The rapid development of digital technology and the globalised nature of economic systems are creating an entirely new set of educational challenges for the world to adapt to. The workers of the future will need to master a suite of adaptable interpersonal, problem-solving and critical-thinking skills, and navigate an increasingly digital and automated world. This paper presents the results of the first Worldwide Educating for the Future Index , which was created to evaluate the extent to which education systems inculcate such “future skills”.
The main findings are;
1.Too many governments are not doing enough to prepare millions of young people for seismic changes in work and life.
Millions of young people are not being taught effective and relevant skills, leaving them unprepared for the complex challenges of the 21st century. The performance of various economies in the index indicates substantial room for improvement. Although in general, richer economies do better, many struggle to beat the average, suggesting that more can and should be done.
- Crucial areas such as project-based learning and global citizenship are being widely ignored.
It is not enough to simply teach traditional subjects well. Education systems need to adopt new approaches that help students learn skills such as critical thinking, collaboration and awareness of global concerns like climate change. Yet only 17 out of the 35 economies indexed offer any kind of assessment framework to test global citizenship skills, and only 15 evaluate project-based learning to some degree.
- Policy needs to be complemented by a pool of talented teachers well-equipped to guide students in gaining future skills.
An effective system must be built on resourceful and highly capable teachers, who are willing and able to tackle the challenges of preparing students for an ever-evolving and complex future. The index suggests that important strides are already being taken in this area: in most markets, teaching modules stress the importance of future skills to at least some extent. Teacher training is also a particular bright spot: nearly half of the economies surveyed demand teachers hold bachelor’s degrees in teaching, and all require at least a university education.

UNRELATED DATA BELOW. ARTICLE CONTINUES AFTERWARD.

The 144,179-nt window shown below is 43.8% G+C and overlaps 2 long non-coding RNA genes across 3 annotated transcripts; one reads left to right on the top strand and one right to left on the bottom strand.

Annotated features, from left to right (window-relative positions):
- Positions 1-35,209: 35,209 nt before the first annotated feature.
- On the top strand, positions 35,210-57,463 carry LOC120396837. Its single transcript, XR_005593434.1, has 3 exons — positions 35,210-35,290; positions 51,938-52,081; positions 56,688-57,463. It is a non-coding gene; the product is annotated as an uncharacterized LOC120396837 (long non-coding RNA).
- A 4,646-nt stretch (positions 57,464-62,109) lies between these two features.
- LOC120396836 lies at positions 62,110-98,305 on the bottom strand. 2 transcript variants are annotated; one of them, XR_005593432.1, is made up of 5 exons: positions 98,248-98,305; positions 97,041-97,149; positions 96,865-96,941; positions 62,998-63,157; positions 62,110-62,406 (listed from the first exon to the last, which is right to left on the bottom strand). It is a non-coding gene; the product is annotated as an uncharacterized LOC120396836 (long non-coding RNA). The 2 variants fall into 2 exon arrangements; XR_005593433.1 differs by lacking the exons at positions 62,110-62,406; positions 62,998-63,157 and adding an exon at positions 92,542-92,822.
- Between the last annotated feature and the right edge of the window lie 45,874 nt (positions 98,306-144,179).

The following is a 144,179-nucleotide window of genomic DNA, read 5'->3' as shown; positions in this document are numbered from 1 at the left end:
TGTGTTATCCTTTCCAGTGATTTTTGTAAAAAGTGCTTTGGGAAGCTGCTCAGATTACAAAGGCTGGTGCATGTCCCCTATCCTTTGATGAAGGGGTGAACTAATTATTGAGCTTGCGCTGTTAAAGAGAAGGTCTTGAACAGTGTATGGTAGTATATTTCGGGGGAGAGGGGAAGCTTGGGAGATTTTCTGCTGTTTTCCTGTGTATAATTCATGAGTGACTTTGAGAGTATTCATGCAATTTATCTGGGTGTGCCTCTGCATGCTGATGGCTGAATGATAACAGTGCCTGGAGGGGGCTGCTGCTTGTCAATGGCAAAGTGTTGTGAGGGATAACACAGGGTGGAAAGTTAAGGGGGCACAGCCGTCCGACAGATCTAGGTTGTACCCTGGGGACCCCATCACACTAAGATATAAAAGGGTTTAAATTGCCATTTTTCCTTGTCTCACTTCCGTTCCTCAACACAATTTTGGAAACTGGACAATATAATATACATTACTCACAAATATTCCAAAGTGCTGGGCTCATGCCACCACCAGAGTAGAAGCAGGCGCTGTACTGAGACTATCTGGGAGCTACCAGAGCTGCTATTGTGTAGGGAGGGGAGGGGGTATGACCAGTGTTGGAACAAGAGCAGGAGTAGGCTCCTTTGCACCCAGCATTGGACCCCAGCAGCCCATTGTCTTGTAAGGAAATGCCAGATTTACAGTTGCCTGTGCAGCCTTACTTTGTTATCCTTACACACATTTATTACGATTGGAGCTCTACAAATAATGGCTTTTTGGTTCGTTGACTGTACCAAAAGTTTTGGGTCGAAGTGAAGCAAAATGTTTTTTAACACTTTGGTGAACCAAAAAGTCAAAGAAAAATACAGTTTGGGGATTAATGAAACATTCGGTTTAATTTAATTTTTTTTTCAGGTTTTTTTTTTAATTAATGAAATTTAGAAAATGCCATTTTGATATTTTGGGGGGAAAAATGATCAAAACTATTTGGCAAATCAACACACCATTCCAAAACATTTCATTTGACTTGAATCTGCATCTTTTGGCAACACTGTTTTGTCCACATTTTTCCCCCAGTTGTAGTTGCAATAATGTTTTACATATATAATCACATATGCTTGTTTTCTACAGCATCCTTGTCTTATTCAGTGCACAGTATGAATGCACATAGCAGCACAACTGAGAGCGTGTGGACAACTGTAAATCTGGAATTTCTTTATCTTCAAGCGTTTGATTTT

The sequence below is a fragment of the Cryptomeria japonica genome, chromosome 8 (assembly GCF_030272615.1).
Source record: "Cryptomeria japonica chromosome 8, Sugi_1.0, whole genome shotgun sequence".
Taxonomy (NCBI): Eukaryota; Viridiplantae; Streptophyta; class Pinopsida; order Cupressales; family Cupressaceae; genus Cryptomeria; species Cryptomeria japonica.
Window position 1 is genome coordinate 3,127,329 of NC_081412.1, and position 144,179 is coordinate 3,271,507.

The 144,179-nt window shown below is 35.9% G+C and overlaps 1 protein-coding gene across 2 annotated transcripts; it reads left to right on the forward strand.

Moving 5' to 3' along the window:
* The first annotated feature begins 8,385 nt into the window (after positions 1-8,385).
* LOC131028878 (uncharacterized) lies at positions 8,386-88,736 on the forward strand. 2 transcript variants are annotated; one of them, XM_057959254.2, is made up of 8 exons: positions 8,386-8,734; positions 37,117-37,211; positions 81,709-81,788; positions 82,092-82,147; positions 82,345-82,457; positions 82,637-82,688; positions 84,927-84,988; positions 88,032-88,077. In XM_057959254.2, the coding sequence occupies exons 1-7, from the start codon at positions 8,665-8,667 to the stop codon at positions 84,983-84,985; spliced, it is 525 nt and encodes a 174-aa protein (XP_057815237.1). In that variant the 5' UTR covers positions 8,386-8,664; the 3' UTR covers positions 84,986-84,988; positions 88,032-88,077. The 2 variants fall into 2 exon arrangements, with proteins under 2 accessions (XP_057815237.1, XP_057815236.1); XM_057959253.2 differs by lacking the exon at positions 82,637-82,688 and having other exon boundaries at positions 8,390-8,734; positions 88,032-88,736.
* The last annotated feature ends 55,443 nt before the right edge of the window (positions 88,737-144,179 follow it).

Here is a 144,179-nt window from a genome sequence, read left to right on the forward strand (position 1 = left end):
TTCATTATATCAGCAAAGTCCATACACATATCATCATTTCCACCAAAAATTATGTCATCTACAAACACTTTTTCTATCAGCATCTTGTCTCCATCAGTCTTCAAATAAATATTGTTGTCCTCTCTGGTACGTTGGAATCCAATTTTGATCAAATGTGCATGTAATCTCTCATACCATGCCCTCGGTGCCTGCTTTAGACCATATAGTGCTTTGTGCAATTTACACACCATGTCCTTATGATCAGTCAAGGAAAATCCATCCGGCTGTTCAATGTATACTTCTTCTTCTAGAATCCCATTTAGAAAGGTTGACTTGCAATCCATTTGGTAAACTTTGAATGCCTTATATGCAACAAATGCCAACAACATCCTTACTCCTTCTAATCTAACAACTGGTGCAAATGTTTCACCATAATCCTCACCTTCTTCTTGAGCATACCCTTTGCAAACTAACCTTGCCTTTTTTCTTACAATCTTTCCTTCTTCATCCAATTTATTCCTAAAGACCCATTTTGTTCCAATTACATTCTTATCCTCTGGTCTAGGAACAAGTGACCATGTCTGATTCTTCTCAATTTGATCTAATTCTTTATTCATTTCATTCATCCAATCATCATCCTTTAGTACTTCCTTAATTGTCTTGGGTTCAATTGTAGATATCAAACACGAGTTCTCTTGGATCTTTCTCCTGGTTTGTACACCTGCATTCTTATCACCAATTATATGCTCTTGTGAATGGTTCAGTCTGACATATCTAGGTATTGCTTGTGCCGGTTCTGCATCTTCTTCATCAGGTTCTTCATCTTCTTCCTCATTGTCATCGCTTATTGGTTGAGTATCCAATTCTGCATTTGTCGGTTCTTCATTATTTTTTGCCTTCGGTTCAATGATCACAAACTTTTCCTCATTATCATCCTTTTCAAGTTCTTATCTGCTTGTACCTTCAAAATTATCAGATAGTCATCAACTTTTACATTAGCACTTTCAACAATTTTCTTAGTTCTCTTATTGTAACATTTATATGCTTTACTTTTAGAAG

- Classroom walls must be broken down.
Education must not stop when students step out of the classroom. Teachers and parents need to equip them with the skills and attitudes to apply academic concepts to the outside world. They must see learning as an organic process, not one confined to traditional teaching environments. Study abroad programmes, for example, which nearly all economies in the index show support for to some extent, are good conduits for this. The index also indicates that governments are involving the business community in their education systems: all but three economies show some level of university-industry collaboration.
- Pay for teachers and adequate funding for education are important, but money is not a panacea.
There is a link between monetary inputs to education systems and success in the index. Our research suggests that governments could stand to devote more resources to cultivating teaching in particular, raising the salaries, profile and prestige of the profession. Though simply boosting budgets is not an all-encompassing solution, it can show to what extent education is a priority for policymakers with limited resources. Some lower-income economies, for example, spend a far higher share of their GDP on education than rich ones.
- A holistic and future-ready education system is inextricably linked with societal openness and tolerance.
The index results also rely on broader societal attitudes, including those toward cultural diversity, the treatment of women and freedom of information. Education systems cannot be expected to address nextgeneration global challenges if their socio-political backdrops are insular, repressive and hostile to new ideas. In general, economies with liberal economic and social traditions perform better in the index.